If you depart from Naivasha you have two main routes for reaching Ewaso Ngiro, from where the two options mentioned under "from Nairobi" apply.
Option A: take the main A104 road heading for Nairobi. At Maai-mahiu, turn right to the B3 towards Narok and Ewaso Ngiro. This is the preferred access because it uses a stretch of the main highway.
Option B: just south of the lake, take the right turn-off to the C88. This track crosses the Mau Escarpment and offers beautiful sights, but becomes heavily muddy during the rains. It finally reaches the B3, which you will take right heading for Narok and Ewaso Ngiro.
The Nakuru case is similar to that mentioned for Naivasha. Basically there are two possibilities, one is more straightforward and scenic but more complicated, and the other one uses a stretch of the main A104 highway to Nairobi. Both routes reach Ewaso Ngiro, at the B3. From here the route is the same as in "from Nairobi".
Option A: take the main A104 highway to Naivasha. See "from Naivasha".
Option B: in Nakuru, take the road heading south to Njoro and Mau Narok across the Mau Escarpment. This track is a quagmire during the rains. The road finally leads to the B3 at Narok, then turn right to Ewaso Ngiro.
From the north (Kericho)
Take the C23 southward heading for Kisii and turn left at Litein to the paved road that covers some 40 km before reaching Bomet. Here, turn left to the B3. From this track you can drive down to Masai Mara taking the C13 at Ngorengore (some 40 km off Bomet) or either the C12 at Ewaso Ngiro, as explained under "from Nairobi".
From the west (Kisii)
Option A: take the main A1 highway heading south for Tanzania. Past Migori, at Suna, little before reaching the border, there is a left turn-off toward Lolgorien and Masai Mara. This track crosses the Soit Ololol Escarpment and is very steep in places. You will enter the reserve through Oloololo Gate, at the western sector (Trans Mara).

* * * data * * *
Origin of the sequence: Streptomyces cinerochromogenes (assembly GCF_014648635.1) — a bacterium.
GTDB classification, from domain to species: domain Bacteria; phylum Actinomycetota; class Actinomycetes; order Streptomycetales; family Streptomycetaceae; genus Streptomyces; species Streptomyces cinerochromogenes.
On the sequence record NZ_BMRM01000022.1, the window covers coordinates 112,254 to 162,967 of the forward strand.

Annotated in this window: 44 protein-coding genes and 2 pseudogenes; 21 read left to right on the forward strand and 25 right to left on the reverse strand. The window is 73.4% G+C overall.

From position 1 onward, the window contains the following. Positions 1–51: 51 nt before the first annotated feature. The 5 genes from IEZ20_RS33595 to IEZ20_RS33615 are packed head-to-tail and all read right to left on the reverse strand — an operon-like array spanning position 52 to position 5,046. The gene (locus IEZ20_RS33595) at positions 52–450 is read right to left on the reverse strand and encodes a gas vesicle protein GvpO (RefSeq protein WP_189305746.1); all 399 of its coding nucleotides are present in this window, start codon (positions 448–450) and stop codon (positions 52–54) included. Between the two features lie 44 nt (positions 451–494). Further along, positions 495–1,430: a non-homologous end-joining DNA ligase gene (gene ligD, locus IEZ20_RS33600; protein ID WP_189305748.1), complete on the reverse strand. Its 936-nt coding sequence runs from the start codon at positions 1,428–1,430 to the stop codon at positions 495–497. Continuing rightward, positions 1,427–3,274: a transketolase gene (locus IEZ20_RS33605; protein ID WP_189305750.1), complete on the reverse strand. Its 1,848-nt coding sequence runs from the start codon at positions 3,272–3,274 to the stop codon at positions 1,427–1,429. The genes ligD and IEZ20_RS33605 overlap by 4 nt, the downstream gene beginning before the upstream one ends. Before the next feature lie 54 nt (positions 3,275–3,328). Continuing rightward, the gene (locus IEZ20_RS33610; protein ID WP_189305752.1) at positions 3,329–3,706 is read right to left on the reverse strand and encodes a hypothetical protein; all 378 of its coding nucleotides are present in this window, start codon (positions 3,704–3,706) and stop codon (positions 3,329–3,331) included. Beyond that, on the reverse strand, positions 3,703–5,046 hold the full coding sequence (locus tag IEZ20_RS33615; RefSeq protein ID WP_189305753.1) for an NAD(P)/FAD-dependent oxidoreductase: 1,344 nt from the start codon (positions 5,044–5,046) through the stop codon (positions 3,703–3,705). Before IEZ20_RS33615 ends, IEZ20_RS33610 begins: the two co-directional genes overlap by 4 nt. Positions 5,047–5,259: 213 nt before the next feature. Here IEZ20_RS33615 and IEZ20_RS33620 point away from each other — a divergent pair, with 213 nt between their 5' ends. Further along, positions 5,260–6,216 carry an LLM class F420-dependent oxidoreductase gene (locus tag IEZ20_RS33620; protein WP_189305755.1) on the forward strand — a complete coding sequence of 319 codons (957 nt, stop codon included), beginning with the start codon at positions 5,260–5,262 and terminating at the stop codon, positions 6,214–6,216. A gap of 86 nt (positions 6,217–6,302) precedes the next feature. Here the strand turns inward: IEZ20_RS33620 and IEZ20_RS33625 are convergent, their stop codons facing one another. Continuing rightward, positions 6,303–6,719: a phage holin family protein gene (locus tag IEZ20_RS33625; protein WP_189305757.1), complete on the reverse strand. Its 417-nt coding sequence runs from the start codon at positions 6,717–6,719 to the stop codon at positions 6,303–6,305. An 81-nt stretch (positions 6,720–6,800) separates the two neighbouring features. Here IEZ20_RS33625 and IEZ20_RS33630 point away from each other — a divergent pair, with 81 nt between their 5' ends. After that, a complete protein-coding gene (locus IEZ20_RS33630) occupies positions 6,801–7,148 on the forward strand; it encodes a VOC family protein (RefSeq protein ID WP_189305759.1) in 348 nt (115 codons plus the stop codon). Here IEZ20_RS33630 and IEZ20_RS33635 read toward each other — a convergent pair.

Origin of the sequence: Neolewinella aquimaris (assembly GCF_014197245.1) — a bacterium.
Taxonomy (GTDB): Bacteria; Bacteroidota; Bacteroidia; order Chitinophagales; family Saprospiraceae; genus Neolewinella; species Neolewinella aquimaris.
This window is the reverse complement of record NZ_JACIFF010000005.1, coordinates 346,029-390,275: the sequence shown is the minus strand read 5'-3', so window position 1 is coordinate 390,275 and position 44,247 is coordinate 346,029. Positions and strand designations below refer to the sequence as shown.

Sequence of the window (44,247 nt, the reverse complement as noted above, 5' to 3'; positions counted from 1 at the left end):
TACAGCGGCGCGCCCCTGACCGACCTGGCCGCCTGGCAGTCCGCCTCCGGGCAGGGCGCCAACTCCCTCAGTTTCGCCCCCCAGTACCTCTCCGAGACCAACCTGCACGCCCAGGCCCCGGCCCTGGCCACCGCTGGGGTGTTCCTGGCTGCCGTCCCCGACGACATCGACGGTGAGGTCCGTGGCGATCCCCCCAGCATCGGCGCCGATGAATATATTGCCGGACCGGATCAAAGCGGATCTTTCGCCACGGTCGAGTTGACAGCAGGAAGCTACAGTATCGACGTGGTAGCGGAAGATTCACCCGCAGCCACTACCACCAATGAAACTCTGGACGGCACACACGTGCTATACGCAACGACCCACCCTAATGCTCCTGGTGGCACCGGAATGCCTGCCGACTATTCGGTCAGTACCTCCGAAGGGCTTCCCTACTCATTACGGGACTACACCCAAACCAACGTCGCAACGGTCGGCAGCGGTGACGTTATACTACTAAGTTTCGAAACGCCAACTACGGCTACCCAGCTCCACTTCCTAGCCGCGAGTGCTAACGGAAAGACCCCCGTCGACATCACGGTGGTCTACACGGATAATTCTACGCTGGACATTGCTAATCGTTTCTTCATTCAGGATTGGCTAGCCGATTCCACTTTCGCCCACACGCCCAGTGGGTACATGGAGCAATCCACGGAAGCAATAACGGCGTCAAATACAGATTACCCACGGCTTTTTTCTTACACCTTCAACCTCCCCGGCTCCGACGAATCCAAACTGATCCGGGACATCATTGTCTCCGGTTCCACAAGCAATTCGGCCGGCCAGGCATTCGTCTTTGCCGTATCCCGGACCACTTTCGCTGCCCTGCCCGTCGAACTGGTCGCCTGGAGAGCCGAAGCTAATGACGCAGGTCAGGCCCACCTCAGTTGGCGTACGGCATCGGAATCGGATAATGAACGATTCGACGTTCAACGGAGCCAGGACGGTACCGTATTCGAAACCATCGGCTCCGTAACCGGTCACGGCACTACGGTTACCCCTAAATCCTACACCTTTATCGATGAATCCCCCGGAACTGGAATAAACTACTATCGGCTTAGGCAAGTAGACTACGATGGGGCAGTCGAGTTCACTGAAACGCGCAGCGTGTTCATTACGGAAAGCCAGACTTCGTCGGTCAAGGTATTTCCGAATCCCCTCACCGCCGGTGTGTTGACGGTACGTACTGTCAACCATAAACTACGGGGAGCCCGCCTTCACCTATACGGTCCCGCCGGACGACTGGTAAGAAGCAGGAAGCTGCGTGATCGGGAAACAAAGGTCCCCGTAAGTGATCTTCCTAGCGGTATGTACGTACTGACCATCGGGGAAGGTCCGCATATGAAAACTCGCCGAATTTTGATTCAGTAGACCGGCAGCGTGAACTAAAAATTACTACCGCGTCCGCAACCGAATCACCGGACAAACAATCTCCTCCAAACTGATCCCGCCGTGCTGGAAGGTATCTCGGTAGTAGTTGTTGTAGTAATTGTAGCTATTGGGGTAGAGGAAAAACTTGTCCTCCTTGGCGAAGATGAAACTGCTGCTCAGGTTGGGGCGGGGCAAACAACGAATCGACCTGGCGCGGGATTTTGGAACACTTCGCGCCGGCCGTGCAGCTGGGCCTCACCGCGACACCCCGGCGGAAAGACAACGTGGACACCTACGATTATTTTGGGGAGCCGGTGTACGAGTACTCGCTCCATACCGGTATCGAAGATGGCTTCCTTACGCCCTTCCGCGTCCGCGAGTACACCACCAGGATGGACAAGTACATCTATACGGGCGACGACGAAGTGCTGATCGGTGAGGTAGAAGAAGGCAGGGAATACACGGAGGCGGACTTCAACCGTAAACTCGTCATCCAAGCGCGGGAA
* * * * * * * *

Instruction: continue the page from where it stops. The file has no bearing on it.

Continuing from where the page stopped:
Option B: from Kisii take the B3 eastward to Keroka and Sotik. Head on along this road passing Bomet and Kapkimolwa to drive down the C13 from Ngorengore or the C12 from Ewaso Ngiro, as explained under "from Nairobi".
If you plan to drive into Masai Mara from the Serengeti, note that the border crossing between Serengeti and Masai Mara at Sand River Gate has been traditionally closed. The Immigration Department's website now lists Sand River Gate as a recently opened entry point operating from 6:30 AM to 6:30 PM, but I haven't confirmed it by myself. If you are self-driving, check with your car rental company that you are allowed to cross the border. You will probably have to pay an extra insurance.
Moving around in Masai Mara
As said, it is important to consider where your lodge or camp is located, since you are supposed to remain in that area, whether it is the section east of the Mara river (Narok/Keekorok), west of the Mara (Trans Mara/Triangle) or outside the reserve (private conservancies/group ranches). For those who are in the latter case, note that Masai Mara is not fenced in, and therefore wildlife is as plentiful off the reserve limits as it is within.
Within the limits, the only communication between east and west across the Mara river is the New Mara Bridge, right at the south border of both the reserve and the country itself. The bridge is located on the reserve's main road, the E176, which connects Keekorok Lodge with Oloololo Gate. There is a second bridge over the Mara, but it lies outside the reserve, northwest of the limits shortly past Oloololo Gate.
Keekorok Lodge, where the E176 dies, is the main crossroads in Masai Mara. From here three roads branch off to Talek Gate (E177), Sekenani Gate (C12) and Ololamutiek Gate (E301), respectively. The C12 comes from Ewaso Ngiro and does not end at Keekorok, but it follows southward past the lodge to Sand River Gate, at the Kenya-Tanzania border.
Besides this main network, there is a web of minor tracks in different conditions, some of them passable all the year round and others flooded during the rainy season, specially at the northwest. Frequent off-road driving (which is forbidden) has drawn a tangle of wheel tracks that are hard to discern from the 'legal' roads. This, together with the fact that all available maps are far from accurate, makes a GPS essential for navigating in Masai Mara. Also, watch your fuel. Lodges usually have a filling station, so always try to start your day off on a full tank.